You call it gene flow, I call it love.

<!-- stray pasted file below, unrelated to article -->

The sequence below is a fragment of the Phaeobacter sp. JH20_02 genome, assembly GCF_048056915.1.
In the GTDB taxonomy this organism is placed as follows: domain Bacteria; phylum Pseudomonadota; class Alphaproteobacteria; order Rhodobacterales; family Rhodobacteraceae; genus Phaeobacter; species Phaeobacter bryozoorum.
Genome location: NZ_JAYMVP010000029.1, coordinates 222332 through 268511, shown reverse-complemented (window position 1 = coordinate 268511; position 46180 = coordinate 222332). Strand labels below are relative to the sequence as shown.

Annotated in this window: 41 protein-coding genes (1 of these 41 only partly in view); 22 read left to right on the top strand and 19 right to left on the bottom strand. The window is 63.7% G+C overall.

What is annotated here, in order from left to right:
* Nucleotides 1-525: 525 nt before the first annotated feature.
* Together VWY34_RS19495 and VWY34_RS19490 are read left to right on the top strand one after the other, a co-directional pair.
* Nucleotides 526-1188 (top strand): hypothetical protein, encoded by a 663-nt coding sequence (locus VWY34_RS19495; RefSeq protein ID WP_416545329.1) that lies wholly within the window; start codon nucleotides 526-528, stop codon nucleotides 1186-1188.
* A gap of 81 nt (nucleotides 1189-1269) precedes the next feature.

There is no last word on life in the Ice Age, no resolution on how that unique animal called human was able to cope and eventually thrive. New discoveries are made, new conclusions drawn, new ideas are hatched about man’s dexterity and inventiveness. When did the stick become a spear, a random fire become a hearth, a cry of alarm become a story to be retold and passed down? When did a log become a boat, a stone become a knife, wheat become bread? When did a shell turn into adornment--painted, pierced, strung, worn, carried, traded—or used to hold ochre and charcoal and splashed on a wall capturing what was in the mind’s eye, recalling a memory, connecting past and present? We yearn to read spirals and hash lines. Homo erectus, Neanderthal and homo sapiens were all around as recently as 30,000 kbp. Not sitting around a campfire together chatting about the weather, but widely scattered over Europe and Western Asia and as closely related to each other as we are to them. In Java, scientists found fossils of an early human relative, H. erectus who they believe lived only 27,000 kbp. The debate is heated enough to ignite an Ice Age bonfire. There were interactions of culture, traditions, and genes. Somehow a universal belief in unseen powers arose--religion and myth-- along with the desire to understand forces we could not control, the concept and denial of death, and the need for order and meaning in the world.
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